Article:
Someone above mentioned their organization structure, but again, it isn't much different than baptists. They seem to go the 'elder' route, where baptists tends to stick everyone on a committee.

    Hope this helps.
     
  12. pinoybaptist

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    Seems like they want heaven on earth now, pronto, a hora mismo !!

    A body of Christ where there are no divisions as to doctrine, practices, etc., can only exist in heaven where there are no tears, no pain, no hunger, no thirst, no sin, no Satan to divide and rule, or at least try to.
     
  13. fcs25

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    Isn't it funny that 1900yrs after the apostles and Christ lived a new denomination will pop into existence and claim to be the only true church.If tradition and history equal the truth then the only church that has existed for 2000yrs is the Catholic faith.Is that why 20000+ protestant denominations exist but only one Catholic church does?
     
  14. DHK

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    This was posted in the Other Religions forum some time ago by someone who had visited one of the Churches of Christ.

    The Rules & Pattern of the Church of Christ

    1 It must be noted immediately that this list is not to be construed as a written creed. No statement of beliefs or rules outside the Bible itself is permitted. However, it will be permitted that such lists of beliefs or rules shall be allowed if written in a church bulletin or other published material provided that such is clearly designated as not being a written creed. This list is here shared merely as a convenience and with the understanding that there is really no need for such since all these rules are to be found in a clear and unmistakable form scattered throughout the pages of the collected books of the New Testament. It is also to be believed that anyone who truly loves God and the truth will easily find these exact rules and consequently obey.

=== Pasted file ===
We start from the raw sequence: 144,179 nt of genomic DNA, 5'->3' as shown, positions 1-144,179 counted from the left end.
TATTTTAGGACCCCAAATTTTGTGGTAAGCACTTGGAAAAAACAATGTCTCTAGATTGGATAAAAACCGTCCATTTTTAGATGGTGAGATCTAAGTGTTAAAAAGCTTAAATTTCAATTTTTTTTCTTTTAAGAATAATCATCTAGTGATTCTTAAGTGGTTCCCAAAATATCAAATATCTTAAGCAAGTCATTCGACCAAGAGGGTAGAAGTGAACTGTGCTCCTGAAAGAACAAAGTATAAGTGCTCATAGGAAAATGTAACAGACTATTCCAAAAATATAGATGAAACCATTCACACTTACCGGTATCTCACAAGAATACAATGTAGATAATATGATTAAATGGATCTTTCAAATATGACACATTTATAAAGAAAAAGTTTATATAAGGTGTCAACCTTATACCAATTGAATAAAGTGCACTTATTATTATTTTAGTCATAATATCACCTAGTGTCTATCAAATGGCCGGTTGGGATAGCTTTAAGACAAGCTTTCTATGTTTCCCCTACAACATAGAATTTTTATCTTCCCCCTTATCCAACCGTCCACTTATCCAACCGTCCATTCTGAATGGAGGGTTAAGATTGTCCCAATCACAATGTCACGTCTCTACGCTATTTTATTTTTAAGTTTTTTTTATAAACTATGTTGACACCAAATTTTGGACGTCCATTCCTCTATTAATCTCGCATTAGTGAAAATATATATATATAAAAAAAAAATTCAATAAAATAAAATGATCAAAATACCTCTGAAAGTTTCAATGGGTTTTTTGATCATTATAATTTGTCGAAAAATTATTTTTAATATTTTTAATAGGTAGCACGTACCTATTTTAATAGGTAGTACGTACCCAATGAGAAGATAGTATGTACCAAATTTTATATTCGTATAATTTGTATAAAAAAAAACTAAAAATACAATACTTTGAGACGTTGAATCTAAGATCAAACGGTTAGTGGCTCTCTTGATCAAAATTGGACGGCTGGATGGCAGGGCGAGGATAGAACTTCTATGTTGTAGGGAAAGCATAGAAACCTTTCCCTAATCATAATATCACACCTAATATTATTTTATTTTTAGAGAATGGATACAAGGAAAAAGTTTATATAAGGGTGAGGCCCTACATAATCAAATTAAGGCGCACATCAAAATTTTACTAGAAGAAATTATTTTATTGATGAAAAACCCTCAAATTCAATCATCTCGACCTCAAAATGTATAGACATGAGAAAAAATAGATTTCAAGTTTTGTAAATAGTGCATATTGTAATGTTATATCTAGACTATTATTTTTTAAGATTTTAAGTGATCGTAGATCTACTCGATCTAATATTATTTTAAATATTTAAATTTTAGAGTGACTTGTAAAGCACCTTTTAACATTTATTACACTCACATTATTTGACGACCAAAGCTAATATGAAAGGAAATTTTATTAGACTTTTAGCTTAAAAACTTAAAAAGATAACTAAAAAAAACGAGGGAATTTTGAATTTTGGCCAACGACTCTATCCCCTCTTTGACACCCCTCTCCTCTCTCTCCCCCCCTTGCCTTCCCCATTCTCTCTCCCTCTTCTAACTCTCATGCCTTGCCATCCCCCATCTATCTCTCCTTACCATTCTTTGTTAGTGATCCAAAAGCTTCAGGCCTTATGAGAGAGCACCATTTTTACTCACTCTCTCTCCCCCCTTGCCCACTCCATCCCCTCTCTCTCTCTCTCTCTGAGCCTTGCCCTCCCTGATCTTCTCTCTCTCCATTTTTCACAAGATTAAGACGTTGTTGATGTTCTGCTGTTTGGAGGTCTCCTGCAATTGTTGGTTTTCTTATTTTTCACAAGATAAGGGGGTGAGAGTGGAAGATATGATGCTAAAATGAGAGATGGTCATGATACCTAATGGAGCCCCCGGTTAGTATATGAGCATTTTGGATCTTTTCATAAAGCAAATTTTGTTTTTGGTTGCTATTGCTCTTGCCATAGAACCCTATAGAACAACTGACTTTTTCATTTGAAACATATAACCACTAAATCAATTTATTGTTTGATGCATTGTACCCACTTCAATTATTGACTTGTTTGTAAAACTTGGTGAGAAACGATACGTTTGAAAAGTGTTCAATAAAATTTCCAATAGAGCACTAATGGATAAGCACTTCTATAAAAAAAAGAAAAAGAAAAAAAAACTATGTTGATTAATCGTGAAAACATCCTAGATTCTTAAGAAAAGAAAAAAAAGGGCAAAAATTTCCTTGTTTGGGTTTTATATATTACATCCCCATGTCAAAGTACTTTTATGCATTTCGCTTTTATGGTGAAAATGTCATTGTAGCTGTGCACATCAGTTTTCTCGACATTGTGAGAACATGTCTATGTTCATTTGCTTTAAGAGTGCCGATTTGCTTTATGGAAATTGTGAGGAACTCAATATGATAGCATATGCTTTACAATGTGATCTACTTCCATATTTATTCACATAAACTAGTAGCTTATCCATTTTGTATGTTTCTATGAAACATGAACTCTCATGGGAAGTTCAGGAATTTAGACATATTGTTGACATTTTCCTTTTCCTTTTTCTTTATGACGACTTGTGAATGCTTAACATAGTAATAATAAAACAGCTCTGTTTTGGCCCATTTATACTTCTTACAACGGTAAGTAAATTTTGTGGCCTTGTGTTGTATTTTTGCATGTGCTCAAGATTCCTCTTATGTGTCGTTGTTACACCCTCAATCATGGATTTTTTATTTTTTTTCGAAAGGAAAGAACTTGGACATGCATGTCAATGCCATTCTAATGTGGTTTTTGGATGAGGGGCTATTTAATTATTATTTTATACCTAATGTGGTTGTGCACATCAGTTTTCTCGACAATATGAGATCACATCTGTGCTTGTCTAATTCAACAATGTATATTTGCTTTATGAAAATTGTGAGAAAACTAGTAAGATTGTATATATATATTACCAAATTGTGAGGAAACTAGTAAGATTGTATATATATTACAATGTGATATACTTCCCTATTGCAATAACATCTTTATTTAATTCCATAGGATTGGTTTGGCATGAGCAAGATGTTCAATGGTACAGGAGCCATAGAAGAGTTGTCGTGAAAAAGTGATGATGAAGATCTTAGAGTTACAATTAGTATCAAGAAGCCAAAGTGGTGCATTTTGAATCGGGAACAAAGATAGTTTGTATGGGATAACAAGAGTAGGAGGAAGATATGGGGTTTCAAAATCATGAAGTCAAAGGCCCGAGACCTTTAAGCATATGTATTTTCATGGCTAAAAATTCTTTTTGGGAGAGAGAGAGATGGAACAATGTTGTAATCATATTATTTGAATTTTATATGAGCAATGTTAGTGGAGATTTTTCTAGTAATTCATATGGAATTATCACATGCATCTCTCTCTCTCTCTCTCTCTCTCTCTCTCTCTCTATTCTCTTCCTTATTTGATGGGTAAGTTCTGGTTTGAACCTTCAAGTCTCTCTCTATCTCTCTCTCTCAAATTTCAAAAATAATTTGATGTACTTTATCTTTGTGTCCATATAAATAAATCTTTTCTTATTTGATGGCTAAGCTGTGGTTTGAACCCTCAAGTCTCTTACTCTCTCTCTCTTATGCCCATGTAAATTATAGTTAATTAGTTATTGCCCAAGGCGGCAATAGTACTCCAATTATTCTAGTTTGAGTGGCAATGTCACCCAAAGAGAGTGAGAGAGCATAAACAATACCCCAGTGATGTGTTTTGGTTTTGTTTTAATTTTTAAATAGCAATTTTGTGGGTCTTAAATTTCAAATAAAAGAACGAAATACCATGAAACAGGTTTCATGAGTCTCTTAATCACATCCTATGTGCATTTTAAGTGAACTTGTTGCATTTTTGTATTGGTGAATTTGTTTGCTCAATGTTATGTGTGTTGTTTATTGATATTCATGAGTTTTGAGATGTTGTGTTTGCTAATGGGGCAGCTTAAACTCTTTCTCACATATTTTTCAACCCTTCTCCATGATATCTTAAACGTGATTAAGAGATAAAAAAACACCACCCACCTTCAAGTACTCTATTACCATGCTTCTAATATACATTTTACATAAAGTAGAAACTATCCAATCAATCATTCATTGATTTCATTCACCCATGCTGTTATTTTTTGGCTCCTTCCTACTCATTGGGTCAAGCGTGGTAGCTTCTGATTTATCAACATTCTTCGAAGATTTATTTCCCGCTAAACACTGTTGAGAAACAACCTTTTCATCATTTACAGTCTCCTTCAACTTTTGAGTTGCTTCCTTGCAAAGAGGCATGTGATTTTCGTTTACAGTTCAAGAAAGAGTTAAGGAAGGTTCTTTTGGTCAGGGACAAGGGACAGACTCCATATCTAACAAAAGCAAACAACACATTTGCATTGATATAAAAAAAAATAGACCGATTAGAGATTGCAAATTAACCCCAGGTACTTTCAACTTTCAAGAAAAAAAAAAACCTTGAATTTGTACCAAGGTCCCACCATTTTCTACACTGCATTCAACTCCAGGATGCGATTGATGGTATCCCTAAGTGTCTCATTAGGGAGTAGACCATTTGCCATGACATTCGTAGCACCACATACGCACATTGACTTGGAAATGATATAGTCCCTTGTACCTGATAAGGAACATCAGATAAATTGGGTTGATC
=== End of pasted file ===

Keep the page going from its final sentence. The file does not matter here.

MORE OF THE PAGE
2 By Scriptural definition (and for the purpose of applying these rules), a Christian is one who has done the following five acts of salvation (and in this order): hear, believe, repent, confess (a “Yes” response to the question “Do you believe that Jesus is the Son of God?” shall be construed as a valid confession), and be baptized. Of the several purposes and benefits of baptism, one must know that baptism is “for the remission of sins” in order for God to consider it a valid baptism.

    3 A person who has completed the above five acts of salvation, but who comes to doubt the validity of their baptism (perhaps later thinking that he/she did not fully understand the primary purpose), shall be baptized again. One of the following scenarios must be adopted: 1) that the entire previous life of the person in question shall be considered as one outside of Christ and separated from God, thus only now becoming a new child of God; or, 2) that the person in question is being rebaptized “just in case”. In this instance, it shall be assumed that the person is doing so with the knowledge that baptism is generally “for the remission of sins”, even though he/she has may not be sure if such cleansing is really needed. Regardless, any rebaptism shall be preceded with the standard ritual of confession (one’s previous life as an apparent believing Christian shall not suffice as meeting this requirement).